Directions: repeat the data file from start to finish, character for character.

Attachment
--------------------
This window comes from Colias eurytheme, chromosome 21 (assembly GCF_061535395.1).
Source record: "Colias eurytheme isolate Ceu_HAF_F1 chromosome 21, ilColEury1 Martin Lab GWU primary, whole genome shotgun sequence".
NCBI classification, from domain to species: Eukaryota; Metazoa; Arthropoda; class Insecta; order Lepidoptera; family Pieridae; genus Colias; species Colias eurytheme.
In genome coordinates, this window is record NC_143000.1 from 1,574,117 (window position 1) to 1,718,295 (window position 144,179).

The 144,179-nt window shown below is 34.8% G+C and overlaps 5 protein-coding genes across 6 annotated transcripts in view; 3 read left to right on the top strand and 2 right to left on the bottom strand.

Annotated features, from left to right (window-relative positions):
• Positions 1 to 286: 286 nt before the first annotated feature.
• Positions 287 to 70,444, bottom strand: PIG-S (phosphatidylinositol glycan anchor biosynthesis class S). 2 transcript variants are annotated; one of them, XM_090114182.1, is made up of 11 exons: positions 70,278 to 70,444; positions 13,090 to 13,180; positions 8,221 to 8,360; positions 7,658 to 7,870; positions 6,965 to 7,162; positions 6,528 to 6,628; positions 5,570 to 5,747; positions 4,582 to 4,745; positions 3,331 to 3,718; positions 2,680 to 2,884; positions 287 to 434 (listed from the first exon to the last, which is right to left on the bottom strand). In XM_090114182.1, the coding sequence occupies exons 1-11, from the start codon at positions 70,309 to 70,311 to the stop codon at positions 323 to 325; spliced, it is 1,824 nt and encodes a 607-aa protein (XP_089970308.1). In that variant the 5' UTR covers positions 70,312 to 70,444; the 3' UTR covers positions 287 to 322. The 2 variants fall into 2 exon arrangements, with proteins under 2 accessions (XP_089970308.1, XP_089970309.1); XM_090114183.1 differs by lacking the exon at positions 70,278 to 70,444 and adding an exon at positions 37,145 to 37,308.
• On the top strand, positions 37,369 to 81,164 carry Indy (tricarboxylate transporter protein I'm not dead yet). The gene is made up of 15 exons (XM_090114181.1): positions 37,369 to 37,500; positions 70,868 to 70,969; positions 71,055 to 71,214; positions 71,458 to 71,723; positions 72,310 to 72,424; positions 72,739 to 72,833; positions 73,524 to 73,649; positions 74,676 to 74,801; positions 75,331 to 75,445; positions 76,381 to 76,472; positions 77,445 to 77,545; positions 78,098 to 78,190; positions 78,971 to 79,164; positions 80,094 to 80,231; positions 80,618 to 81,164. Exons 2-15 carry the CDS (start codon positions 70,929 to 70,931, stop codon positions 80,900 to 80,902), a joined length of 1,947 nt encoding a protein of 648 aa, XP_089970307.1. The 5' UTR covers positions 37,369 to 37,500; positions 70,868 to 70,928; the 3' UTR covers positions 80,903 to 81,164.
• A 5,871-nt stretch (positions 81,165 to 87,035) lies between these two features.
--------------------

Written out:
This window comes from Colias eurytheme, chromosome 21 (assembly GCF_061535395.1).
Source record: "Colias eurytheme isolate Ceu_HAF_F1 chromosome 21, ilColEury1 Martin Lab GWU primary, whole genome shotgun sequence".
NCBI classification, from domain to species: Eukaryota; Metazoa; Arthropoda; class Insecta; order Lepidoptera; family Pieridae; genus Colias; species Colias eurytheme.
In genome coordinates, this window is record NC_143000.1 from 1,574,117 (window position 1) to 1,718,295 (window position 144,179).

The 144,179-nt window shown below is 34.8% G+C and overlaps 5 protein-coding genes across 6 annotated transcripts in view; 3 read left to right on the top strand and 2 right to left on the bottom strand.

Annotated features, from left to right (window-relative positions):
• Positions 1 to 286: 286 nt before the first annotated feature.
• Positions 287 to 70,444, bottom strand: PIG-S (phosphatidylinositol glycan anchor biosynthesis class S). 2 transcript variants are annotated; one of them, XM_090114182.1, is made up of 11 exons: positions 70,278 to 70,444; positions 13,090 to 13,180; positions 8,221 to 8,360; positions 7,658 to 7,870; positions 6,965 to 7,162; positions 6,528 to 6,628; positions 5,570 to 5,747; positions 4,582 to 4,745; positions 3,331 to 3,718; positions 2,680 to 2,884; positions 287 to 434 (listed from the first exon to the last, which is right to left on the bottom strand). In XM_090114182.1, the coding sequence occupies exons 1-11, from the start codon at positions 70,309 to 70,311 to the stop codon at positions 323 to 325; spliced, it is 1,824 nt and encodes a 607-aa protein (XP_089970308.1). In that variant the 5' UTR covers positions 70,312 to 70,444; the 3' UTR covers positions 287 to 322. The 2 variants fall into 2 exon arrangements, with proteins under 2 accessions (XP_089970308.1, XP_089970309.1); XM_090114183.1 differs by lacking the exon at positions 70,278 to 70,444 and adding an exon at positions 37,145 to 37,308.
• On the top strand, positions 37,369 to 81,164 carry Indy (tricarboxylate transporter protein I'm not dead yet). The gene is made up of 15 exons (XM_090114181.1): positions 37,369 to 37,500; positions 70,868 to 70,969; positions 71,055 to 71,214; positions 71,458 to 71,723; positions 72,310 to 72,424; positions 72,739 to 72,833; positions 73,524 to 73,649; positions 74,676 to 74,801; positions 75,331 to 75,445; positions 76,381 to 76,472; positions 77,445 to 77,545; positions 78,098 to 78,190; positions 78,971 to 79,164; positions 80,094 to 80,231; positions 80,618 to 81,164. Exons 2-15 carry the CDS (start codon positions 70,929 to 70,931, stop codon positions 80,900 to 80,902), a joined length of 1,947 nt encoding a protein of 648 aa, XP_089970307.1. The 5' UTR covers positions 37,369 to 37,500; positions 70,868 to 70,928; the 3' UTR covers positions 80,903 to 81,164.
• A 5,871-nt stretch (positions 81,165 to 87,035) lies between these two features.